Nixon, in first Buffalo campaign visit, accuses Cuomo of influencing venue change

Apr 25, 2018

Actress, activist and gubernatorial candidate Cynthia Nixon met in Buffalo Wednesday with local grassroots and community leaders. The roundtable discussion was not in its originally-scheduled venue. The woman who is challenging Cuomo in the Democratic Primary is suggesting the governor - or at least some of his supporters - played a part in that sudden switch.


Nixon's event took place inside The 9th Ward, located in the basement level of Babeville, on Delaware Avenue. 

Gubernatorial candidate Cynthia Nixon speaks to reporters following a roundtable discussion with local community and grassroots leaders in Buffalo Wednesday morning. Nixon, an actress and activist, is challenging Governor Andrew Cuomo in the Democratic Primary.
Credit Michael Mroziak, WBFO

"I just want to talk and I want to hear from people in Buffalo, what their experience is and particularly their economic development here," Nixon said. "I have to say their experience is very... it leaves a lot wanting."

She said what she hears from people is that the governor's economic development strategy is a good place to start but it is being done in a "sloppy" way, favors Cuomo's larger political contributors and isn't creating the promised jobs.

Her criticism of Cuomo's economic development plan, the Buffalo Billion, has been echoed by a Republican contender, Marc Molinaro. Nixon suggested having disgust with government corruption is a bipartisan issue. But she renewed her stance as a liberal candidate and believes her presence in the race has shifted the incumbent more leftward in his own politics. 

"I do agree with that and I'm really determined to be New York State's next governor. But if we can pick up some great progressive victories along the way, I say all the better," Nixon said. "It's a time with Donald Trump in the White House, it's not a time of centrism. If you're a Republican, you be a Republican. But I'm a Democrat and I'm going to be a Democrat."

At the same time, she suggests Cuomo has created an environment over the past several years which has allowed some registered Democrats to align with Republicans and, in her words, be rewarded for it. She referred to Republicans maintaining control of the State Senate despite the fact that two Democrats won special elections Tuesday. Brooklyn-based State Senator Simcha Felder, although registered as a Democrat, has remained in caucus with the GOP since shortly after his 2012 election. 

"(Cuomo) has created this climate and it's not surprising we're in the situation that we're in wtih Simcha Felder right now," she said.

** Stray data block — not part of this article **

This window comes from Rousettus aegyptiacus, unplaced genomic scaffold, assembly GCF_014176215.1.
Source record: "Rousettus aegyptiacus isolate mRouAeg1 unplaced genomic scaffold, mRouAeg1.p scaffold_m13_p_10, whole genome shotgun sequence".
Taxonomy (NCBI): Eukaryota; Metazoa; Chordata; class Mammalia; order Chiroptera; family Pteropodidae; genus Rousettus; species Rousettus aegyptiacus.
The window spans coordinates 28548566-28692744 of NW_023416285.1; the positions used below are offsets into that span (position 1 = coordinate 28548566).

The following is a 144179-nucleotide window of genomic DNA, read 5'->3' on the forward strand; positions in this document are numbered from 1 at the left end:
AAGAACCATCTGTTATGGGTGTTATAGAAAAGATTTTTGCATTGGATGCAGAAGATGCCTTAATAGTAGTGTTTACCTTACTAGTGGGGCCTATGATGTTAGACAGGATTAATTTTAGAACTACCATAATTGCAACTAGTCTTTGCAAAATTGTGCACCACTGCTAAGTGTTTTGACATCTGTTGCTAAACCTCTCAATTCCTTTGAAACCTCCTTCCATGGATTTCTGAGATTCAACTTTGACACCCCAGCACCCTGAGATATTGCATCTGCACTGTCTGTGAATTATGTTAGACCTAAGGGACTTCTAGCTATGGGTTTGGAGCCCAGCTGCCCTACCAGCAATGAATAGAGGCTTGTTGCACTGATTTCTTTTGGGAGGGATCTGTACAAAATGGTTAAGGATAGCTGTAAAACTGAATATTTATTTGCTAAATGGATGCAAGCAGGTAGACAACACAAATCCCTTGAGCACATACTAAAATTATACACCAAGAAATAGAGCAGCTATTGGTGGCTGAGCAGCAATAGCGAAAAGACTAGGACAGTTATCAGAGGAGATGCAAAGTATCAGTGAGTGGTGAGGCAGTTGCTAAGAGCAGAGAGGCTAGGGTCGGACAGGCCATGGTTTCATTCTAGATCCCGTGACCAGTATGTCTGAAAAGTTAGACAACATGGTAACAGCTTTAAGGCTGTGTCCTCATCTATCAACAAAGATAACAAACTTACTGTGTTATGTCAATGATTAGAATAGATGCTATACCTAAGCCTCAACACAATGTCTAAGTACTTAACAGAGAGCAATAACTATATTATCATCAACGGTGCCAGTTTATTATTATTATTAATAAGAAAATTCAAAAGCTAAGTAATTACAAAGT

The 10 a.m. roundtable discussion was originally scheduled for the Agustin Olivencia Community Center on Swan Street but, around 9:45 a.m., Nixon's campaign announced the change of venue.

When she met with reporters following her closed-door meeting, Nixon accused her primary opponent of influencing that switch.

"We were supposed to be at a particular community center," she said. "It seems like the governor didn't really want us meeting there today, so we got bumped out. Despite the fact we were paying market-rate for the space, the community center didn't feel like they could risk it."

Nixon said a second community center was also approached. While she did not identify that venue, Candice Moppins of the Delevan-Grider Community Center confirmed it was they who were contacted. 

"We were approached," Moppins told WBFO. "We were not told it was a political event. When I asked further information regarding whether it was a political event, we had to decline because of our (501c3) non-profit status."

WBFO reached out to the Olivencia Community Center, which was identified by Nixon's campaign as an earlier scheduled venue but our calls were not returned.

Cuomo campaign spokesperson Abbey Fashouer denied any influence by the campaign on venue changes. She also defended Cuomo's record on Western New York economic development.

“After decades of neglect from Albany, the governor fundamentally transformed the state’s approach to driving growth in Western New York and investing in Buffalo’s economic success," she said in a prepared statement. "The results are both real and tangible – unemployment has rapidly declined, wages are growing, Western New York is home to more than half a million jobs, and more millennials than ever before – a 14 percent increase since 2010 – are calling Buffalo home. We’re proud of the progress achieved and will continue to build on this record of results.”